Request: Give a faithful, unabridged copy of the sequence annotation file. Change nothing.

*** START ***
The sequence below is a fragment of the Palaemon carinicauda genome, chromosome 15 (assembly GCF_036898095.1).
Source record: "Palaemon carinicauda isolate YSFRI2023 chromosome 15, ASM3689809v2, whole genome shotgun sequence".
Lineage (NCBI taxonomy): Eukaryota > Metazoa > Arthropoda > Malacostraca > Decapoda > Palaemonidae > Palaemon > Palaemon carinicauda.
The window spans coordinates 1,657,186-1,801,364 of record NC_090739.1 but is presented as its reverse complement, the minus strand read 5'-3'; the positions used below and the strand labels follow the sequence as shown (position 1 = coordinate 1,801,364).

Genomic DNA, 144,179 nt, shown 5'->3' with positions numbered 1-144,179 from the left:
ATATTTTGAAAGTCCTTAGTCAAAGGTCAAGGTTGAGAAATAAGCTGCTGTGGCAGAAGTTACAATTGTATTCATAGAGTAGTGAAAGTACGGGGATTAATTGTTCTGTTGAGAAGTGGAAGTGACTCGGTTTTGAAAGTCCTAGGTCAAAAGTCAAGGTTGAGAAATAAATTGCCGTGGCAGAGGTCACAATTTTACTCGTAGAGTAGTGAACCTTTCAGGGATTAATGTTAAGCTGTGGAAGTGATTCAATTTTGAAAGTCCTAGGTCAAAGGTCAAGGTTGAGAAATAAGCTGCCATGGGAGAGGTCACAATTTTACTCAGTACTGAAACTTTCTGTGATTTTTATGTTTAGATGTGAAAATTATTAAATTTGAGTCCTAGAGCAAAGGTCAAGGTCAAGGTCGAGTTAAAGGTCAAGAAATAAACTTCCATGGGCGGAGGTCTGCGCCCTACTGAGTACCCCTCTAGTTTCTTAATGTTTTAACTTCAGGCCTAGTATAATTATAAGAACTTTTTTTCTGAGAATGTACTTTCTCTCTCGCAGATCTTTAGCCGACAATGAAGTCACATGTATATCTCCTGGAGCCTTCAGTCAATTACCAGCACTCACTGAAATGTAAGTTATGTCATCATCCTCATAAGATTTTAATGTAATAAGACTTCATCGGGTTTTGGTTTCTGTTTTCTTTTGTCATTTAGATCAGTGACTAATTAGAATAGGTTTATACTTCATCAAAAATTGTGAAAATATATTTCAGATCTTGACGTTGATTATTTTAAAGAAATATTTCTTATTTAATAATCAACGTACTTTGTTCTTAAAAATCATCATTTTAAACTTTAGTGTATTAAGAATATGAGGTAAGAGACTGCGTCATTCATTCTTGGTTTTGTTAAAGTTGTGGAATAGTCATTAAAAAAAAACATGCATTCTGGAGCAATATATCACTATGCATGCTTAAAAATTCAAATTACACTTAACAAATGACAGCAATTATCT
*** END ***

The sequence below is a fragment of the Palaemon carinicauda genome, chromosome 15 (assembly GCF_036898095.1).
Source record: "Palaemon carinicauda isolate YSFRI2023 chromosome 15, ASM3689809v2, whole genome shotgun sequence".
Lineage (NCBI taxonomy): Eukaryota > Metazoa > Arthropoda > Malacostraca > Decapoda > Palaemonidae > Palaemon > Palaemon carinicauda.
The window spans coordinates 1,657,186-1,801,364 of record NC_090739.1 but is presented as its reverse complement, the minus strand read 5'-3'; the positions used below and the strand labels follow the sequence as shown (position 1 = coordinate 1,801,364).

Genomic DNA, 144,179 nt, shown 5'->3' with positions numbered 1-144,179 from the left:
ATATTTTGAAAGTCCTTAGTCAAAGGTCAAGGTTGAGAAATAAGCTGCTGTGGCAGAAGTTACAATTGTATTCATAGAGTAGTGAAAGTACGGGGATTAATTGTTCTGTTGAGAAGTGGAAGTGACTCGGTTTTGAAAGTCCTAGGTCAAAAGTCAAGGTTGAGAAATAAATTGCCGTGGCAGAGGTCACAATTTTACTCGTAGAGTAGTGAACCTTTCAGGGATTAATGTTAAGCTGTGGAAGTGATTCAATTTTGAAAGTCCTAGGTCAAAGGTCAAGGTTGAGAAATAAGCTGCCATGGGAGAGGTCACAATTTTACTCAGTACTGAAACTTTCTGTGATTTTTATGTTTAGATGTGAAAATTATTAAATTTGAGTCCTAGAGCAAAGGTCAAGGTCAAGGTCGAGTTAAAGGTCAAGAAATAAACTTCCATGGGCGGAGGTCTGCGCCCTACTGAGTACCCCTCTAGTTTCTTAATGTTTTAACTTCAGGCCTAGTATAATTATAAGAACTTTTTTTCTGAGAATGTACTTTCTCTCTCGCAGATCTTTAGCCGACAATGAAGTCACATGTATATCTCCTGGAGCCTTCAGTCAATTACCAGCACTCACTGAAATGTAAGTTATGTCATCATCCTCATAAGATTTTAATGTAATAAGACTTCATCGGGTTTTGGTTTCTGTTTTCTTTTGTCATTTAGATCAGTGACTAATTAGAATAGGTTTATACTTCATCAAAAATTGTGAAAATATATTTCAGATCTTGACGTTGATTATTTTAAAGAAATATTTCTTATTTAATAATCAACGTACTTTGTTCTTAAAAATCATCATTTTAAACTTTAGTGTATTAAGAATATGAGGTAAGAGACTGCGTCATTCATTCTTGGTTTTGTTAAAGTTGTGGAATAGTCATTAAAAAAAAACATGCATTCTGGAGCAATATATCACTATGCATGCTTAAAAATTCAAATTACACTTAACAAATGACAGCAATTATCT